Thomas Arndell was baptised at Kington Parish Church, Herefordshire, on 4 March 1753. He was the eleventh and youngest child of Anthony Arndell, tallow chandler and maltster, and his wife, Elizabeth (née Harris). The Arndell family was educated, extensive and long-standing in the Kington area. Thomas later moved to London.  

He was apprenticed to a trade and on 28 March 1775 was admitted into the Freedom of the City of London by Redemption in the Company of Wheelwrights, his profession on the relevant certificate being quoted as "Apothecary". Unfortunately, the actual marriage entry has not yet been located but his wife, Susanna, bore seven children to Thomas between 1772 and 1785, of whom only John (baptised 5 April, 1772) and possibly Anne (baptised 28 June, 1779) survived childhood. John was admitted to St Paul's School, Middlesex, on 13 April, 1779, and later came to the Colony when he was sent by direction of Governor Hunter to assist the surgeon on Norfolk Island in April 1796. Three months later John returned to Sydney Cove but there is no further record of him.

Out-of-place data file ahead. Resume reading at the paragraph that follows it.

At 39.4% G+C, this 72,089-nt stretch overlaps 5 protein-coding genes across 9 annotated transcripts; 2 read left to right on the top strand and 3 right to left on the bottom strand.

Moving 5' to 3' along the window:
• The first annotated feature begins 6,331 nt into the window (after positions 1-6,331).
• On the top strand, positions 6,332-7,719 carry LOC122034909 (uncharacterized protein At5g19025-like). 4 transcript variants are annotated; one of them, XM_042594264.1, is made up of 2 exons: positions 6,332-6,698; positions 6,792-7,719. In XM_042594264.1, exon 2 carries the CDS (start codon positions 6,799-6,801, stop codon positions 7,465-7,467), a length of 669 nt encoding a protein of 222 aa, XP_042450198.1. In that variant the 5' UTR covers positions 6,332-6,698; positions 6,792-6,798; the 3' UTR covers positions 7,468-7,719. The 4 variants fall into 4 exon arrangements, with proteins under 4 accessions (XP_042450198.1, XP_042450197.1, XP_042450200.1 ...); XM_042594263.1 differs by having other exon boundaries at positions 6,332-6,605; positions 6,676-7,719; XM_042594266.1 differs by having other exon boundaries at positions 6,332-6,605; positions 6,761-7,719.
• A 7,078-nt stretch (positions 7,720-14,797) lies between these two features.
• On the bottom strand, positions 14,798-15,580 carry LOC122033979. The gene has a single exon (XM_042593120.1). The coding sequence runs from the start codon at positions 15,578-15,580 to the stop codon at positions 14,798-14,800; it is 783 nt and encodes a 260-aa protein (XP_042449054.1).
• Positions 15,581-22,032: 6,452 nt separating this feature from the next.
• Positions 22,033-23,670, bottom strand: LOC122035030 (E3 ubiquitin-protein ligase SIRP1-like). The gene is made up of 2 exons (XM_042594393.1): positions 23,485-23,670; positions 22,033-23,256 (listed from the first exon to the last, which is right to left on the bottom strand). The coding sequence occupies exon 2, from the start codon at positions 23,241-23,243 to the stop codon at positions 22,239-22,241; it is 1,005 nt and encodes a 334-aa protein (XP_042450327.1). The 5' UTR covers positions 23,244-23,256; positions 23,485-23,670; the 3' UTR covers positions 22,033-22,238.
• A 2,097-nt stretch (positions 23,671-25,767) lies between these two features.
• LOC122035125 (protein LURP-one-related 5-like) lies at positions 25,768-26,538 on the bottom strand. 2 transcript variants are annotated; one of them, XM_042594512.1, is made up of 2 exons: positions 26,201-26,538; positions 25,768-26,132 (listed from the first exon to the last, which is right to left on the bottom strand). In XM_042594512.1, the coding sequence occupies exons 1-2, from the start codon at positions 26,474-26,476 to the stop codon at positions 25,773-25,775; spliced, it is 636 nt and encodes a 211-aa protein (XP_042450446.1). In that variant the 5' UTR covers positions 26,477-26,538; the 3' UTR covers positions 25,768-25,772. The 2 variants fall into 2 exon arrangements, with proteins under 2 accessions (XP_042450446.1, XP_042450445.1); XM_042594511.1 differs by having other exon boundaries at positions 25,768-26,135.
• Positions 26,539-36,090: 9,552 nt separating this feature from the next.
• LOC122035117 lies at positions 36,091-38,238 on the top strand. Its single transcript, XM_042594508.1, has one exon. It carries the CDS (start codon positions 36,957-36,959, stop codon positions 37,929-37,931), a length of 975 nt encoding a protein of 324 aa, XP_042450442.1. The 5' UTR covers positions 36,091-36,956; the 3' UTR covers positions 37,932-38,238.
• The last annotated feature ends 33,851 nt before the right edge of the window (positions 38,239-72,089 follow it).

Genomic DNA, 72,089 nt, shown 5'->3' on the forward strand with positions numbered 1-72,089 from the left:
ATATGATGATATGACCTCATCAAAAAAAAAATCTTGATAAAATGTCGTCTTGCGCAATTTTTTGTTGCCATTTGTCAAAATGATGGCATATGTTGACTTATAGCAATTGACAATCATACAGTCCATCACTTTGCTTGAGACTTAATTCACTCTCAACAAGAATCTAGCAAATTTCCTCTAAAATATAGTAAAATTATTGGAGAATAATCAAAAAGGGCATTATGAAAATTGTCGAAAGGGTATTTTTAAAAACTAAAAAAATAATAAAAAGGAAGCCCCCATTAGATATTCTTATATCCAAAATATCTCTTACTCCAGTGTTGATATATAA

Four months after the birth of Thomas and Susanna's sixth child, Martha, on 4 August 1781, a daughter, Esther, was born to Thomas and Isabella Francesca Foscari on 14 December 1781. On 10 May 1810, Esther married William Hilton Hovell; they emigrated to the Colony of New South Wales with their two children in 1813, where Hovell became a prominent early explorer in the Colony.  On 6 September 1781, Thomas qualified by oral examination before the Court of Examiners of the Royal College of Surgeons of England as "Mate to an Indiaman (i.e. fit to be an Assistant Surgeon in a ship of the East India Company)". On 24 September 1781, he boarded an East India Company ship, Major, which sailed from Portsmouth on 6 February 1782 to Madras. He returned to England on Rochford on 22 August 1783, as a surgeon, having "served twelve months in a hot climate." On 21 January 1785, the seventh child of Thomas and Susanna was born, but was buried on 26 March 1786.